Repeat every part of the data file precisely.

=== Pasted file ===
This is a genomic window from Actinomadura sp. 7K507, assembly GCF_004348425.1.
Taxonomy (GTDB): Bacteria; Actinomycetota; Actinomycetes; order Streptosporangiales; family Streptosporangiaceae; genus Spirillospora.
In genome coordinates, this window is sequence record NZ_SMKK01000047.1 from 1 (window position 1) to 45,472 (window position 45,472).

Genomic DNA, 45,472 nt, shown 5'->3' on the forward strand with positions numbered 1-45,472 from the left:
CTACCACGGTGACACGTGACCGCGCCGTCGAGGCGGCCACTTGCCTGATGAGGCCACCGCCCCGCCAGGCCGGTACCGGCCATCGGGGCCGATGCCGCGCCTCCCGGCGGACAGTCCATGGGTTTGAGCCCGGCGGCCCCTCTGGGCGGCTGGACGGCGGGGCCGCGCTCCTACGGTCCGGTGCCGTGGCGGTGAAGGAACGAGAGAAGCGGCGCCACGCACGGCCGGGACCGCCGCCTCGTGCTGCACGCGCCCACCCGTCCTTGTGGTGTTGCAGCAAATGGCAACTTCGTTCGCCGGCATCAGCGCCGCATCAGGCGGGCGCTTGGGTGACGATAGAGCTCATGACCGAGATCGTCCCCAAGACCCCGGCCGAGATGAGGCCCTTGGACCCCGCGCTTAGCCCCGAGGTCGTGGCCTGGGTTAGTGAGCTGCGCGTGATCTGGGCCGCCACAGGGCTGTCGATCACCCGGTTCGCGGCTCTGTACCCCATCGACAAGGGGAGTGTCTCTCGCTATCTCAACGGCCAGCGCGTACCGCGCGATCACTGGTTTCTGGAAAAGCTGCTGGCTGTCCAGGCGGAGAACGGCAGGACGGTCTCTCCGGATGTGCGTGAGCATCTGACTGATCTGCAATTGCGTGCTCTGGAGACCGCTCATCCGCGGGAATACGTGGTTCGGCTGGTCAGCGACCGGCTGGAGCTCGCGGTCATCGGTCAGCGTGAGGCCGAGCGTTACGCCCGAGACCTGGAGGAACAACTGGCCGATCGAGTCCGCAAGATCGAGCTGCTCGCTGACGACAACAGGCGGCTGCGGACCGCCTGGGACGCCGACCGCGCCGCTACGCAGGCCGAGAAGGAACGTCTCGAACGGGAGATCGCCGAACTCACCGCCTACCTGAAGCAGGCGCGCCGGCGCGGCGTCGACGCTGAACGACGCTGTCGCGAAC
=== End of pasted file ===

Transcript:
This is a genomic window from Actinomadura sp. 7K507, assembly GCF_004348425.1.
Taxonomy (GTDB): Bacteria; Actinomycetota; Actinomycetes; order Streptosporangiales; family Streptosporangiaceae; genus Spirillospora.
In genome coordinates, this window is sequence record NZ_SMKK01000047.1 from 1 (window position 1) to 45,472 (window position 45,472).

Genomic DNA, 45,472 nt, shown 5'->3' on the forward strand with positions numbered 1-45,472 from the left:
CTACCACGGTGACACGTGACCGCGCCGTCGAGGCGGCCACTTGCCTGATGAGGCCACCGCCCCGCCAGGCCGGTACCGGCCATCGGGGCCGATGCCGCGCCTCCCGGCGGACAGTCCATGGGTTTGAGCCCGGCGGCCCCTCTGGGCGGCTGGACGGCGGGGCCGCGCTCCTACGGTCCGGTGCCGTGGCGGTGAAGGAACGAGAGAAGCGGCGCCACGCACGGCCGGGACCGCCGCCTCGTGCTGCACGCGCCCACCCGTCCTTGTGGTGTTGCAGCAAATGGCAACTTCGTTCGCCGGCATCAGCGCCGCATCAGGCGGGCGCTTGGGTGACGATAGAGCTCATGACCGAGATCGTCCCCAAGACCCCGGCCGAGATGAGGCCCTTGGACCCCGCGCTTAGCCCCGAGGTCGTGGCCTGGGTTAGTGAGCTGCGCGTGATCTGGGCCGCCACAGGGCTGTCGATCACCCGGTTCGCGGCTCTGTACCCCATCGACAAGGGGAGTGTCTCTCGCTATCTCAACGGCCAGCGCGTACCGCGCGATCACTGGTTTCTGGAAAAGCTGCTGGCTGTCCAGGCGGAGAACGGCAGGACGGTCTCTCCGGATGTGCGTGAGCATCTGACTGATCTGCAATTGCGTGCTCTGGAGACCGCTCATCCGCGGGAATACGTGGTTCGGCTGGTCAGCGACCGGCTGGAGCTCGCGGTCATCGGTCAGCGTGAGGCCGAGCGTTACGCCCGAGACCTGGAGGAACAACTGGCCGATCGAGTCCGCAAGATCGAGCTGCTCGCTGACGACAACAGGCGGCTGCGGACCGCCTGGGACGCCGACCGCGCCGCTACGCAGGCCGAGAAGGAACGTCTCGAACGGGAGATCGCCGAACTCACCGCCTACCTGAAGCAGGCGCGCCGGCGCGGCGTCGACGCTGAACGACGCTGTCGCGAAC